Wood Stork. Photograph courtesy of the USFWS.
By Christine Harris
We often hear stories of species teetering on the brink of extinction. Rarely do we hear positive news about the fate of a threatened or endangered species, but the continuing recovery of the wood stork (Mycteria americana) is one of those rare stories.
A large, bald, wading bird standing approximately four feet tall with a wingspan of five feet, the American wood stork population was drastically reduced by habitat loss and fragmentation as many of the Florida wetlands in which it bred and lived were destroyed. This habitat loss led to a drastic population decrease from 40,000 breeding adults in the 1930s to around 10,000 in the 1970s. Today the population of breeding adults is estimated to be between 15,000 and 20,000.
Wood Stork Florida habitat. Image courtesy of University of Florida.
The wood stork’s population increase over the past thirty years is partially due to the fact that the species has expanded its range and established breeding colonies in new areas in Georgia, North Carolina and South Carolina. These new breeding colonies have helped the species to compensate for the loss of some of its historic nesting grounds in Florida. The wood stork has also expanded its wintering grounds to include parts of Mississippi and Alabama.
On June 26, 2014 Secretary of the Interior and former REI CEO Sally Jewell announced that the wood stork is being downgraded from an endangered to a threatened species. Jewell made the announcement at the Harris Neck National Wildlife Refuge on the coast of Georgia where an artificial wetland created in the 1980s now harbors 800 breeding adult wood storks. Restored and artificial wetlands throughout the wood stork’s breeding range have helped contribute to its recovery.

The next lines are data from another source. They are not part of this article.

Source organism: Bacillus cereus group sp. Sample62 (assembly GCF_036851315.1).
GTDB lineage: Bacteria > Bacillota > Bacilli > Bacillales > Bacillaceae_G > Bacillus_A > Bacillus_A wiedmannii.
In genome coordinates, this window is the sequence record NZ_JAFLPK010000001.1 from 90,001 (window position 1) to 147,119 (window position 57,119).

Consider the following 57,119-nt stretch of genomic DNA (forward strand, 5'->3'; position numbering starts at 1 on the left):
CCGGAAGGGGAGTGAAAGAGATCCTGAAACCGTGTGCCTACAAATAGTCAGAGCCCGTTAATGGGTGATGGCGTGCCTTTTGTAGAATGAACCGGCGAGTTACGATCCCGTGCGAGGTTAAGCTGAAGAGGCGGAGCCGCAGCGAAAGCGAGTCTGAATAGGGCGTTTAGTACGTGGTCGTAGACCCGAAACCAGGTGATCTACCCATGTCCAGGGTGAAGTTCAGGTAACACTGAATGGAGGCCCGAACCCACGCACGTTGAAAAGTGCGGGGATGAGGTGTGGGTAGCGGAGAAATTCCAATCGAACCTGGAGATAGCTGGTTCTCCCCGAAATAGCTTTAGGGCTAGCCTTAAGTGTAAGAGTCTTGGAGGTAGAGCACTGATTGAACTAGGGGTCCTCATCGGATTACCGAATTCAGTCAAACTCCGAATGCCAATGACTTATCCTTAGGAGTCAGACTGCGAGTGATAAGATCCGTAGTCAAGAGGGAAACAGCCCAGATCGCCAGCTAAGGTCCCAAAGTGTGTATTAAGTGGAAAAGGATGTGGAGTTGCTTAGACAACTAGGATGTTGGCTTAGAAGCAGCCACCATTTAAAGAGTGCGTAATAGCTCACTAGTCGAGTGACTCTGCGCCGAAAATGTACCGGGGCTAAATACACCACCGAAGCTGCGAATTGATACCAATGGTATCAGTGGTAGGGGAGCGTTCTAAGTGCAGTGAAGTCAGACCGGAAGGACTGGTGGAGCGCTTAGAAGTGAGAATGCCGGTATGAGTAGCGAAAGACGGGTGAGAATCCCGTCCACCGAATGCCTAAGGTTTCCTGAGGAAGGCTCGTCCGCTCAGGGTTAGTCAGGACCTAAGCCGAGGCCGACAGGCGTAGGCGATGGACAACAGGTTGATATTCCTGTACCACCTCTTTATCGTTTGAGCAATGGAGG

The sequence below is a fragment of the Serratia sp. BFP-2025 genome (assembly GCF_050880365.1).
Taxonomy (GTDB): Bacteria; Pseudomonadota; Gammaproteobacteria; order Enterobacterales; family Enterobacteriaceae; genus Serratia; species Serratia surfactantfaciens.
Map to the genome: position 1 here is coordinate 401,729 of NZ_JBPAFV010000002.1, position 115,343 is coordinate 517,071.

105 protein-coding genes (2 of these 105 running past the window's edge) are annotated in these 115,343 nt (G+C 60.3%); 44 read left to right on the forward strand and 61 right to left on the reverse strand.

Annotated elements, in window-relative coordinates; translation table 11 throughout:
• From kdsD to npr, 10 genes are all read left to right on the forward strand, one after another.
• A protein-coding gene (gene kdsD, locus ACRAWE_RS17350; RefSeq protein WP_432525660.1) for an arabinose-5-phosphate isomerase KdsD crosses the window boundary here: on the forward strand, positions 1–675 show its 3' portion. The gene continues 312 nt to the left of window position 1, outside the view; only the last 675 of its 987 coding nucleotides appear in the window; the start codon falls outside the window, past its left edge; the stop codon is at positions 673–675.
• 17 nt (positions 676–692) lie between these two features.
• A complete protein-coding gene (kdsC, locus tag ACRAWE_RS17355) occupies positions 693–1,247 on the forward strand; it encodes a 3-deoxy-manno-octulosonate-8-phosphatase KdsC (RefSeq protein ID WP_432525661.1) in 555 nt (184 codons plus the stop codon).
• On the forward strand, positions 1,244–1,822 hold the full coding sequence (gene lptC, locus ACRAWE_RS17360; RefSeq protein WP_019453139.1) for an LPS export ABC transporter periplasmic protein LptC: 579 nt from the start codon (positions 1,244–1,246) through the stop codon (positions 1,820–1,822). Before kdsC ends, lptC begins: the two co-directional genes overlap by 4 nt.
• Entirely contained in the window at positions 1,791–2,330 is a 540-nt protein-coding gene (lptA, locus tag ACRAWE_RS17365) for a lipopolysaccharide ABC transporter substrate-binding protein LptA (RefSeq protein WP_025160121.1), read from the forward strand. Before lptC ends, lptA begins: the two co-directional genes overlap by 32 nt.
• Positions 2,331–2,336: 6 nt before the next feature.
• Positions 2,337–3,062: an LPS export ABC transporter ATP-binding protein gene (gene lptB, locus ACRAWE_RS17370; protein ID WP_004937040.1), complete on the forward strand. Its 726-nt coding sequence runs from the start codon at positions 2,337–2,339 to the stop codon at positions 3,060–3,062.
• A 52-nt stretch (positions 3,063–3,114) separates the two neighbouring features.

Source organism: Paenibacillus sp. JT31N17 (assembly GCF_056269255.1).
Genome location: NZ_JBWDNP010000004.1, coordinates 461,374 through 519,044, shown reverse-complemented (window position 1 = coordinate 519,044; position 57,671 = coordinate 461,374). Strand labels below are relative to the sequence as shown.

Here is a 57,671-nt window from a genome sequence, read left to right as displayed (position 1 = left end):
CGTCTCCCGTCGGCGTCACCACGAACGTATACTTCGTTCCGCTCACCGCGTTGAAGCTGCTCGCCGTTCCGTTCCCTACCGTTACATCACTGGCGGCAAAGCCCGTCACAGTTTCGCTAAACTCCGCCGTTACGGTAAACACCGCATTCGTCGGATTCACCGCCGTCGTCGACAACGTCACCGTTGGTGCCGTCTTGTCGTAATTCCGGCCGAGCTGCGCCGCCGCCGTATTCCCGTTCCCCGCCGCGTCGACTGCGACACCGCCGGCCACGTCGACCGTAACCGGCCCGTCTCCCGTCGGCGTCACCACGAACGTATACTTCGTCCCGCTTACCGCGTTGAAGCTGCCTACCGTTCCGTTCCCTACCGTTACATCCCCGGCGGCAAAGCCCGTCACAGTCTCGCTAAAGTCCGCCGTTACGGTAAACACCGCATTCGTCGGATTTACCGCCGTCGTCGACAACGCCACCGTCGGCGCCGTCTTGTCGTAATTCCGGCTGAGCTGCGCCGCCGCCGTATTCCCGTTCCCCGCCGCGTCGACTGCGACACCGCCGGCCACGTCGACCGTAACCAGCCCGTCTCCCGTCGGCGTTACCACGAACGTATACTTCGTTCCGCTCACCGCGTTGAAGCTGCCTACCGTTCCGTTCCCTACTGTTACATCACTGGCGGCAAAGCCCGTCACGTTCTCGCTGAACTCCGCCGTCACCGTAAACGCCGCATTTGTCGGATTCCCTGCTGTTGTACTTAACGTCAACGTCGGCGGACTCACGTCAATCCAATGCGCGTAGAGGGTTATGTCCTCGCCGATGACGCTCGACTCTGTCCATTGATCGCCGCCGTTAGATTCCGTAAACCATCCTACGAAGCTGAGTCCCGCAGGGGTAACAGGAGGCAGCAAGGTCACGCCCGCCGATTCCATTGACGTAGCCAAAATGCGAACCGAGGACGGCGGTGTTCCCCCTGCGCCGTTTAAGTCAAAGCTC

Wood Storks in their habitat. Photograph courtesy of wiki commons.
Although the population has made a significant recovery, not everyone is happy about the decision to change the bird’s status from endangered to threatened. Florida’s chapter of the National Audubon Society has publicly decried the decision citing the decline of the species in its historic range as cause for concern. Though the species is now breeding in areas where it didn’t when it was listed thirty years ago, many of the wetlands in which it bred historically have been further destroyed or damaged since it was listed leading to a population decline in some areas of Florida.
Although some consider the status change to be premature, the protection awarded to the species under the Endangered Species Act will be virtually the same as it was when the wood stork was listed as endangered. The downgrade to “threatened” indicates that the US Fish and Wildlife Service, the Federal agency that oversees the implementation of the Endangered Species Act, no longer considers the species to be at risk for extinction. Thirty years ago many believed the wood stork would never see a status downgrade. When the species was first listed in 1984 wildlife biologists feared the bird would be extinct by 2000.